This article reflects on the use of a multisite rapid appraisal (RA) approach with reference to the (to-date) largest qualitative study gathering the views of cancer and cancer care in a cross-section of the Scottish population. A series of ten RAs were conducted in ten communities across Scotland, reflecting the geographical and socioeconomic spread of the Scottish population and involving 507 members of the public, including the views of people who are often termed “hard to reach.” The research method is evaluated with reference to principles of RA approaches: the inductive approach, triangulation, assessment and response, and participation. Presentation of the methods adopted in this study demonstrates the value of the rapid appraisal approach in engaging with members of the public in health-related issues, which belies the “quick and dirty” reputation of RA approaches and offers a model for future public involvement work in health care. This makes the reflections on the method utilized particularly relevant to policy makers and researchers wishing to achieve meaningful public involvement and/or consider a method not previously used in this context.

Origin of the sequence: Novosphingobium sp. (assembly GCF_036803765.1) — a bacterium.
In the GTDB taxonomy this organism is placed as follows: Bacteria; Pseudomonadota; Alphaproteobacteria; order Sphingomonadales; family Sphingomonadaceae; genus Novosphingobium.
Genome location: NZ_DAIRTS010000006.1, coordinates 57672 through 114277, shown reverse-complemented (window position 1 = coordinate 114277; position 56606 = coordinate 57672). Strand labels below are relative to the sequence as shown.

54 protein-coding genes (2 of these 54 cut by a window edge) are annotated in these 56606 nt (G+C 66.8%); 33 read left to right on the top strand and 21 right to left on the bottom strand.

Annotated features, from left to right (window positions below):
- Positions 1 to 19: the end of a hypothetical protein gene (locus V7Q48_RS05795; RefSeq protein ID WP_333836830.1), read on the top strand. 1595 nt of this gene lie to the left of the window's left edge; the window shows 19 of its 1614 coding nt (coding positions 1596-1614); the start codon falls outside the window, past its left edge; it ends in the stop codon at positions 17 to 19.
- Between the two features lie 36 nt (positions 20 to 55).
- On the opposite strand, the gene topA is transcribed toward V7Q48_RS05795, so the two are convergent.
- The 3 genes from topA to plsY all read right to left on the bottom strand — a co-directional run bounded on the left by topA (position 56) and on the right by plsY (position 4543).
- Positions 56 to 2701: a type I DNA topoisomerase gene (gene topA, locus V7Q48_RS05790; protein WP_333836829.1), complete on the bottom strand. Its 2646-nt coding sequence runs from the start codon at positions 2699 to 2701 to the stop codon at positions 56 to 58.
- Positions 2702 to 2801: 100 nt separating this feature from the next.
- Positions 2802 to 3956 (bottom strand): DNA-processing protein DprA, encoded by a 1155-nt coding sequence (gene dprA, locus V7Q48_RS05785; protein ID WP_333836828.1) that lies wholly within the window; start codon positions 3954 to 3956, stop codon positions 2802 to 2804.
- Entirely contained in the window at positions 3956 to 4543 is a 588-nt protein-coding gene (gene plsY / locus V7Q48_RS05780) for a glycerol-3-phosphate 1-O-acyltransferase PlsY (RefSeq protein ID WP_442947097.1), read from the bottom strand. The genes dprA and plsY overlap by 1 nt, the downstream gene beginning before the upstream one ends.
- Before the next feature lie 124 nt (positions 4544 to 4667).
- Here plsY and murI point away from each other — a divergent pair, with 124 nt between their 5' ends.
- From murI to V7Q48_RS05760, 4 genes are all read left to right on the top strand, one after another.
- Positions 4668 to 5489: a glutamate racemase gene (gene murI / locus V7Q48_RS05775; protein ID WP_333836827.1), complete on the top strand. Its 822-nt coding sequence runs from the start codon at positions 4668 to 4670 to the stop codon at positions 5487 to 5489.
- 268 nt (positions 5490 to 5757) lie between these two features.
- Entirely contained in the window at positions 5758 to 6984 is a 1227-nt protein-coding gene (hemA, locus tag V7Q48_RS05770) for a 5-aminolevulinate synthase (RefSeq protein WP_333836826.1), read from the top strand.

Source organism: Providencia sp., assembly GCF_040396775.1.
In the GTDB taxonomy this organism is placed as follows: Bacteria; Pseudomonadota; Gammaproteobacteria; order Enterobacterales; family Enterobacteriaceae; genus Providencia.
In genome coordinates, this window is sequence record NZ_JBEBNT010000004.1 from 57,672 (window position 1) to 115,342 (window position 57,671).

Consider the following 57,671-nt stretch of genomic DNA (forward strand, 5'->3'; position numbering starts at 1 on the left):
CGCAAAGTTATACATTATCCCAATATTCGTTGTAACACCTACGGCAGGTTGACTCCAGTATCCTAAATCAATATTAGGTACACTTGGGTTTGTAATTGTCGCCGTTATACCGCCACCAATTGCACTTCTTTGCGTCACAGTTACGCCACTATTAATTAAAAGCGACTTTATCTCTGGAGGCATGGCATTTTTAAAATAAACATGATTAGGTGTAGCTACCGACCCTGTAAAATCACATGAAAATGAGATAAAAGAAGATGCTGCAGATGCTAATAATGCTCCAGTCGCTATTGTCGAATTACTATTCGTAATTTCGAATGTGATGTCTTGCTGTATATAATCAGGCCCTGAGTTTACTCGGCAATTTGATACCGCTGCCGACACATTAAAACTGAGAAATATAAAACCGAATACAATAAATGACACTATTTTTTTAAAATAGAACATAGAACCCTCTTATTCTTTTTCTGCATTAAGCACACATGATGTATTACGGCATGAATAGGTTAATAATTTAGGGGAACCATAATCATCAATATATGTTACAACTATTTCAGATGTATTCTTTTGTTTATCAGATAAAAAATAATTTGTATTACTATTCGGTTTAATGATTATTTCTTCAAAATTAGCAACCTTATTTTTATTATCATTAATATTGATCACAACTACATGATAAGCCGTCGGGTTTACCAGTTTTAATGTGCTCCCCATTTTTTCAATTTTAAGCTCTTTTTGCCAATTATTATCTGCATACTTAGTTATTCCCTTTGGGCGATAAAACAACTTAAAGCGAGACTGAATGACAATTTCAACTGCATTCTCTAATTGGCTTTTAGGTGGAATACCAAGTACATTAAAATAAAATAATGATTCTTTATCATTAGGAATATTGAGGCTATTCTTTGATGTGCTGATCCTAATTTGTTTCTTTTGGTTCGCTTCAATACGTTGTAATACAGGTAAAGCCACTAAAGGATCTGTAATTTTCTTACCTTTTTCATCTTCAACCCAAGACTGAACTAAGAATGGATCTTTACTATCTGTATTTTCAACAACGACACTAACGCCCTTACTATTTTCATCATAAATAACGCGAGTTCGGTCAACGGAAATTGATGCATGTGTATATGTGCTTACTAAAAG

Rowa-Dewar, N., Ager, W., Ryan, K., Hubbard, G., Hargan, I., & Kearney, N. (2008). Using a rapid appraisal approach in a nation-wide, multi-site public involvement study in Scotland. Qualitative Health Research, 18(6), 863-869. https://doi.org/10.1177/1049732308318735